A host of the leading male professional triathletes from home and abroad are out to leave their mark on Ironman 70.3 Tasmania this Sunday in Hobart.
A great mix of experience and youth will be on show when racing gets underway on Sunday, with athletes taking on a 1.9km swim, 90km ride and 21.1km run before a brand new IM 70.3 men’s champion will be crowned.
New Zealand’s Braden Currie is the top seeded male with the 37-year-old a multiple-time IM and IM 70.3 race winner.
“Feeling really good, it’s been a really good summer here in New Zealand, took a little bit of time off through December and have built back into it over the last month and all has been going really well,” said Currie. “Had a great Christmas time with the family and managed to squeeze in some good training so really looking forward to breaking up the Ironman training and come to Tassie to race.”
Currie was on the start list for last year’s debut IM 70.3 Tasmania but had to withdraw last minute so he’s looking forward to finally getting to the start line in Hobart.
“Last year my son broke his arms as I was about to drive over to the airport and fly out so I pulled the pin last minute and had the weekend at home with him but really looking forward to getting back to Tassie,” he said. “I have some really fond memories racing in Tassie with adventure racing in the past and have always really enjoyed my time there so I’m looking forward to finally getting to race an Ironman 70.3 there.”
Currie is keen to line up against the likes of Spain’s Javier Gomez and local star Cameron Wurf.
“I think it’s going to be very tough racing, I think Javier is in really good form and has had some bad luck in the last few races so I think he’ll be out to make amends for that and Wurfy, I don’t know if I’ve every raced Cam in an Ironman 70.3 so that should be a bit of fun, he’s always a good character to have around and I enjoy his personality and humour on the race course and in the lead in. We’ve also got a really stellar line up of young Aussies that are getting faster and faster,” said Currie.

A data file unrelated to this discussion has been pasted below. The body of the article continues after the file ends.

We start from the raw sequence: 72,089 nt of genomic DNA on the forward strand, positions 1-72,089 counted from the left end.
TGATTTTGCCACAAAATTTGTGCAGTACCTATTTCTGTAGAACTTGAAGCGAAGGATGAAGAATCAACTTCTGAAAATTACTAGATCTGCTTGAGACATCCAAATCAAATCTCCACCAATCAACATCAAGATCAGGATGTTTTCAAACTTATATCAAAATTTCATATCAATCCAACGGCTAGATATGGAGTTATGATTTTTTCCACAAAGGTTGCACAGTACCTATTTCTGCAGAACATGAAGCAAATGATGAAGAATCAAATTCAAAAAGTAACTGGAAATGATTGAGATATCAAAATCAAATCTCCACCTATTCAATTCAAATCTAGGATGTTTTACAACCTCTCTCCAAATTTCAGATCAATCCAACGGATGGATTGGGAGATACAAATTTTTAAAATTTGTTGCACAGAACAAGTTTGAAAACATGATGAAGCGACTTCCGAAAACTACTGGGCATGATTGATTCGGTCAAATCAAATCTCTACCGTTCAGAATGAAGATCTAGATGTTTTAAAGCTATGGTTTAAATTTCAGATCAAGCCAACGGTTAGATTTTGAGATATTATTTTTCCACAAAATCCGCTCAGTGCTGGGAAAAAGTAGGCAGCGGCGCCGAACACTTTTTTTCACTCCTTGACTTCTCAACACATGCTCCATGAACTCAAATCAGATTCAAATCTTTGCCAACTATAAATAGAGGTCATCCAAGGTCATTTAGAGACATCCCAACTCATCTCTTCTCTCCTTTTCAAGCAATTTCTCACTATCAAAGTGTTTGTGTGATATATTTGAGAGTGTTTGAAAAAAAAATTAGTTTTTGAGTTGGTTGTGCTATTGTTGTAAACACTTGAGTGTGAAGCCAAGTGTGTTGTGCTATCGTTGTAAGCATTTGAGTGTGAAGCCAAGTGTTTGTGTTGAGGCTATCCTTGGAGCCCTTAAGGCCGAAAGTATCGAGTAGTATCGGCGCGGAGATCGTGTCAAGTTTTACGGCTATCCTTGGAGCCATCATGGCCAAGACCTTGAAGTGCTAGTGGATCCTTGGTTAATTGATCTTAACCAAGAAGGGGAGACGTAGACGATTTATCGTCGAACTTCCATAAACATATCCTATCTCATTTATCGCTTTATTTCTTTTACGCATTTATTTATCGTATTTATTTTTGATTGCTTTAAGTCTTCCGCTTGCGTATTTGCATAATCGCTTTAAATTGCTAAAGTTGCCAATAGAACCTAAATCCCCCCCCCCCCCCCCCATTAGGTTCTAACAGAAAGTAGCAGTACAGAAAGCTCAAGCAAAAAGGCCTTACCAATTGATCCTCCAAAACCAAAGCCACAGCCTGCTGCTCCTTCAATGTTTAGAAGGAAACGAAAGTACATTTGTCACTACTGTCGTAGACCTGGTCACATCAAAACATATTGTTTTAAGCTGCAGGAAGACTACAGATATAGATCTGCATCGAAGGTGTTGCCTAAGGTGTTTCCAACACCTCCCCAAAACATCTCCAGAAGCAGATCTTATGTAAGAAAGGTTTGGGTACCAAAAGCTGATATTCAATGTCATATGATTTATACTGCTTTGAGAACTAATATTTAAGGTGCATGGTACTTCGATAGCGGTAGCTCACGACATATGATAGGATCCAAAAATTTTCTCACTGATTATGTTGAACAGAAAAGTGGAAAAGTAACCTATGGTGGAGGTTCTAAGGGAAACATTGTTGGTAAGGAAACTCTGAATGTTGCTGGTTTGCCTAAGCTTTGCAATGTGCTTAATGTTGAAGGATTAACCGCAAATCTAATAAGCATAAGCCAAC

Javier Gomez knows what it takes to be at the top of the sport, with a silver medal at the London 2012 Olympic Games and two IM 70.3 World Championship titles testament to his skills, with the 40-year-old keen to return to Australia for the first time in a number of years.
“I’m feeling good, I’ve been training in the New Zealand summer these past few months and shape is coming along nicely,” he said. “So, I feel ready to race and I’m excited about visiting Tasmania for the first time.
“I think my last race in Australia was IM 70.3 Geelong back in 2019 and I won that one, so that’s a good memory. But I have raced many times in AUS throughout my career in both short course and long course, as well as many training camps, so it will be nice to be back.
“It’s a strong field and Braden and Cam are two exceptional athletes that I respect a lot,” said Gomez. “They will be very tough to beat as well as all the other Aussie athletes lining up on Sunday. Hopefully it will be a great battle.”
Melbourne’s Mitch Kibby claimed second place on the podium in Tasmania last February, a result which kicked off his most successful year on the professional circuit to date.
“This race set up my season in 2023, taking an Ironman 70.3 World Championship qualification spot and going on to perform well in Lahti,” said Kibby. “I’d love to get a look at Taupō (2024 IM 70.3 World Championship venue) so another good one in Tasmania would be ideal.
“The course plays to my strengths and I’m ready to get after it again. It’s a high-quality field and the pace will be on in the swim,” he said. “There might be some big gaps opening up in the field and who knows what can happen in an early season race with a big calendar ahead this year.”
Nick Thompson will be one to watch out for on Sunday with the West Australian bursting onto the scene in the last year. Thompson has had a strong run of results in the last few months, with a first IM 70.3 win on the Sunshine Coast, a second place at IM 70.3 Melbourne and a third at IM Western Australia.
Cameron Wurf knows the course athletes will take to on Sunday better than anyone and the Tasmanian is keen to mix it up with the strong field.
“Like everyone at the start of the year it’s a mix of excitement to get the season underway and nerves and apprehension about the unknown of where your form is at but it’s the same for everyone,” said Wurf. “I think I’ve demonstrated over the last number of years on the Ironman circuit that every time I line up in a race, I do everything I can to first and foremost get into the lead and then try and stay there, my intention for Sunday will be no different.”